Collin Price is an enrolled member of the Ho-Chunk Nation as well as his tribe’s Public Relations Officer. He is also what he calls a proud Entreprenative, who Price defines as, “A pretty awesome person whose business is doing big things for their family, audience, customers and community.”
Price says he realized several months ago that there were Native entrepreneurs all over the world but there was not a central place for resources for aspiring Entreprenatives. In response, Price created Etreprenative.com and created the Entreprenative podcast which garnered a spot on the iTunes podcasts front page.
Since starting Entreprenative, Price has interviewed successful Native entrepreneurs from all over and continues to add resources to his website. In an interview with Indian Country Today Media Network, Price told about his Entreprenative startup journey, and where he aspires to see things go into the future.
Entreprenative.com podcasts interviews with the most successful and inspirational Native entrepreneurs.
How long has Entreprenative been around?
I started this about three months ago and before that it was about four to five months in the making. It started from my desire to start my own business. I have always been interested in entrepreneur-ism. As part of my regular work I travel all over.
To me it seems there are a lot of organizations out there doing great work to include conferences and other things, but I haven't seen anything that was available for me when I was starting my business. I felt that entrepreneurial loneliness. It's that feeling when you're looking for someone to give you help, or to bounce your ideas off of.
Instead of waiting for something and grasping in the dark I thought, 'why don't I just try to create an entirely new community of like-minded people that want to create and grow their own business.
Can you tell us about your podcast called Entreprenative?
Collin Price, a Ho-Chunk businessman, is a self-described "family man, sports fanatic, and entrepreneur."
My plan started months ago when I started reaching out to people. I discovered it was difficult to locate people. Another challenge was that I was getting brushed aside because I was not yet established. I remained persistent without entering the creepy mode of trying to get a hold of someone. (laughs)
Once I got hold of always people, I have received nothing but support and people are now anxious to be on my show. Recently I released my interview with Sharice Davids, the owner of Hoka Coffee on the Pine Ridge Reservation.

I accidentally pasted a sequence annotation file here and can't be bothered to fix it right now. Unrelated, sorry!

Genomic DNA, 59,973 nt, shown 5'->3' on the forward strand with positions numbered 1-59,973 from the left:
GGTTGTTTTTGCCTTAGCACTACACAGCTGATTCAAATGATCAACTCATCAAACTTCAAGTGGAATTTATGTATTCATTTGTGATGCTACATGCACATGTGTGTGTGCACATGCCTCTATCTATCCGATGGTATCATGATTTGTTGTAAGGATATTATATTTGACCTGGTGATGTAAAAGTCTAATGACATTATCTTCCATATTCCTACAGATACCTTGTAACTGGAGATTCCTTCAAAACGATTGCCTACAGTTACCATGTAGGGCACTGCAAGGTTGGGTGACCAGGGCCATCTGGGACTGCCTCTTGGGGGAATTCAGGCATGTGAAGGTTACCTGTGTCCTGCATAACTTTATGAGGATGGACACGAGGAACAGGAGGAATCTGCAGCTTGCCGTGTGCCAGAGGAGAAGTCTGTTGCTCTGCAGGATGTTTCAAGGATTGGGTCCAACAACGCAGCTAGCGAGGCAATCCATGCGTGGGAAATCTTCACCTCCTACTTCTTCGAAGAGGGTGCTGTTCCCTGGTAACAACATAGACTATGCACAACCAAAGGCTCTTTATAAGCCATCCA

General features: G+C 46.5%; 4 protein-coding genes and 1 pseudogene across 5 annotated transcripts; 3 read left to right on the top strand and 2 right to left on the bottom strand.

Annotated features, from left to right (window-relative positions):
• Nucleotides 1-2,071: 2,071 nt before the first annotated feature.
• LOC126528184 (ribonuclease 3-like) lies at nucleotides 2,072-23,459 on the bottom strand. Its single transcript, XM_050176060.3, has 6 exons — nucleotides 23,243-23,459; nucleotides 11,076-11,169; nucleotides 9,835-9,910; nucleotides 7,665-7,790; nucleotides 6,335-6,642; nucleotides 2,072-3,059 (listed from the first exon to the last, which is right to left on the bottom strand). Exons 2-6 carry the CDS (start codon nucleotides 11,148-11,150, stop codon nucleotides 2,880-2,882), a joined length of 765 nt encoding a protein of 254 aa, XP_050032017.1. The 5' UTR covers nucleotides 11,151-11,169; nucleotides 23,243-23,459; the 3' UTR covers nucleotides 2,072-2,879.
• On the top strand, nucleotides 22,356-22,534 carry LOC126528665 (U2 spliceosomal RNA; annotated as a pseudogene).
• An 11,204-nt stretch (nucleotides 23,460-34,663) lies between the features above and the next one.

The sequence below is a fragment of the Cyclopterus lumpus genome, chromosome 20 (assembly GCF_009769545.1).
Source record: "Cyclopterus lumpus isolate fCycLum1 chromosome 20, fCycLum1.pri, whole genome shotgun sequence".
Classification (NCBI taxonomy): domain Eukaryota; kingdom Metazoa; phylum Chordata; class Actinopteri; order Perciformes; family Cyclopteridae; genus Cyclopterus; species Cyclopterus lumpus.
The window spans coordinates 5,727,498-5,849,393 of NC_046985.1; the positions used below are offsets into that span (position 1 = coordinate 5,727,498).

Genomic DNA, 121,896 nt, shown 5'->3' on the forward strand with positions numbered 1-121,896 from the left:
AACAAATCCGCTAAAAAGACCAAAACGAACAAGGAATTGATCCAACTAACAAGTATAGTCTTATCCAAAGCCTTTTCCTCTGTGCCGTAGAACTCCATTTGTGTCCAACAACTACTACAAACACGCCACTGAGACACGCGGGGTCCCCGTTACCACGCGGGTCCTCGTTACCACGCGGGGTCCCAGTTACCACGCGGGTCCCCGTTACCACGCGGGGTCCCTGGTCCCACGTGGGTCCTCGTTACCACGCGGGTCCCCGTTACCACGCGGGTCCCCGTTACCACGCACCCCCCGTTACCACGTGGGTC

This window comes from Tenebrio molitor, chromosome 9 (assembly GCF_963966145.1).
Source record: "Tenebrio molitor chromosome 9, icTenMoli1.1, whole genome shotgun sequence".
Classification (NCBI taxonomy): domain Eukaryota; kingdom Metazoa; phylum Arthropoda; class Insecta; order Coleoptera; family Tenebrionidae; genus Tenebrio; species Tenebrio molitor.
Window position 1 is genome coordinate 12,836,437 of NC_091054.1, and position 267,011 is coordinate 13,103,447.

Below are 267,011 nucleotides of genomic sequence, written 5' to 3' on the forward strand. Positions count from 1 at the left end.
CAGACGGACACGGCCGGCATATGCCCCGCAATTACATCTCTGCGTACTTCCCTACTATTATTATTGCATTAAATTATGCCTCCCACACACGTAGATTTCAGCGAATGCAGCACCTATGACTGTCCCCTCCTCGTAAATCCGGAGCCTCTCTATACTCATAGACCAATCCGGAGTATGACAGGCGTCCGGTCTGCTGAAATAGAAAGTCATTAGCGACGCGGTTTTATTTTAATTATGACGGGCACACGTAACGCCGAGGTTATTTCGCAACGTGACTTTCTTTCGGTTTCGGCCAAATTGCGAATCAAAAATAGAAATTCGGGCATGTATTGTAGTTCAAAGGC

I have recorded about 30 interviews over the last few months. One of my future guests will be Dave Anderson of Famous Dave’s.
What is the benefit of being an entrepreneur?
One thing I love about being an entrepreneur is that what you do is your own. That is the one thing I really love. It is a lot of work and right now. I have a wife and three kids, but it is fun. I am constantly reaching out to try and meet new people and network. It is a blast meeting new people.
It is also truly cool to see people get increased exposure for their business as well.
What do you hope to accomplish?
The big goal is to bring together native people who are looking to start their own businesses. In the near future, I'll be starting workshops, conducting a conference that is solely dedicated to address the needs small business owners have, such as branding, e-mail marketing and all the things that are overlooked at major conferences.
The big picture for a large company is fine, but I want to help the bakery down the street. This is where we are going. Right now, we are building an audience.
I had an intern this summer who is now a junior in college. He is Ho-chunk. He texted me the other night and said, "Thanks for the inspiration; I am starting my own business." Those are the things I am trying to do which includes providing resources.
I am looking to address the needs of small businesses by listing several tools. I don't think people spend the time to help out entrepreneurs in Indian country.
Where do you see yourself in five years?
I looked to have a wide network of Entreprenatives. I hope to see people breaking that barrier of not knowing if they could do something and instead take action on their own in order to build a business for themselves. I would love to have people start multi-million dollar companies.
Even if someone starts a company with himself as an employee or one other person, they are making a difference.
What advice do you have for young entrepreneurs?
I am not anti-education, but I would really caution someone who feels they have to go to school for the sake of someone saying that that is what they should do. If they don't want to go to school or if they have a passion for working on cars or wants to be a mechanic, there may be other ways to accomplish this instead of racking up $80,000 in debt to get a $12 an hour job.
Take action. That is really it. There are so many things you can put in front of yourself. You can make your own obstacles when you say things like, 'I don't have this, or I don't know how to do this or I have never done this.' You can move past this.
For instance, with my podcast, I have never broadcast anything before in my life. But I did not let that stop me. My first interview was brutal. You have to take action and do it. If you want to do a website, throw it up there; don't wait for it to be perfect, you are never going to be perfect. You have to make moves.
You are not going to know all the answers right away, but that is the beauty of everything you are going to learn, you were going to get some highs and lows, but you have to be willing to take that on and just wrap it.
I believe my podcast will be effective for helping people to grow their audience, while gaining some authority in their field.